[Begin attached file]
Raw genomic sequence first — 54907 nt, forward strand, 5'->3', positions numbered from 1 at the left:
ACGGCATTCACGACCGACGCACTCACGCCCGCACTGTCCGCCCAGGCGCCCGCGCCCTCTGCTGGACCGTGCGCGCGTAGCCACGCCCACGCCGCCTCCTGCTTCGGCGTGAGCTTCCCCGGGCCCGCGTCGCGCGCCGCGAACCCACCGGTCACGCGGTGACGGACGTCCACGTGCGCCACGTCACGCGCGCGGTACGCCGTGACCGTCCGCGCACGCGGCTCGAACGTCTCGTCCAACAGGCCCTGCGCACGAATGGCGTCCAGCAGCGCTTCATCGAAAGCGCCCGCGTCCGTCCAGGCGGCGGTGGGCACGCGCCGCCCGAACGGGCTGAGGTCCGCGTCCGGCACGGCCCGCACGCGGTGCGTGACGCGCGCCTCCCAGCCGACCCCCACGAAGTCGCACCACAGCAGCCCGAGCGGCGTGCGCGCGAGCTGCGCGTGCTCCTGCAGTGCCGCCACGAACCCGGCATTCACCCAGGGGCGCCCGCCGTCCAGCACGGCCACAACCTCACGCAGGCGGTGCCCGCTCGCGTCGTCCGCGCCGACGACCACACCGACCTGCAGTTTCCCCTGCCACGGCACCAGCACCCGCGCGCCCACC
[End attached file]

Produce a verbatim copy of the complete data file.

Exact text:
Raw genomic sequence first — 54907 nt, forward strand, 5'->3', positions numbered from 1 at the left:
ACGGCATTCACGACCGACGCACTCACGCCCGCACTGTCCGCCCAGGCGCCCGCGCCCTCTGCTGGACCGTGCGCGCGTAGCCACGCCCACGCCGCCTCCTGCTTCGGCGTGAGCTTCCCCGGGCCCGCGTCGCGCGCCGCGAACCCACCGGTCACGCGGTGACGGACGTCCACGTGCGCCACGTCACGCGCGCGGTACGCCGTGACCGTCCGCGCACGCGGCTCGAACGTCTCGTCCAACAGGCCCTGCGCACGAATGGCGTCCAGCAGCGCTTCATCGAAAGCGCCCGCGTCCGTCCAGGCGGCGGTGGGCACGCGCCGCCCGAACGGGCTGAGGTCCGCGTCCGGCACGGCCCGCACGCGGTGCGTGACGCGCGCCTCCCAGCCGACCCCCACGAAGTCGCACCACAGCAGCCCGAGCGGCGTGCGCGCGAGCTGCGCGTGCTCCTGCAGTGCCGCCACGAACCCGGCATTCACCCAGGGGCGCCCGCCGTCCAGCACGGCCACAACCTCACGCAGGCGGTGCCCGCTCGCGTCGTCCGCGCCGACGACCACACCGACCTGCAGTTTCCCCTGCCACGGCACCAGCACCCGCGCGCCCACC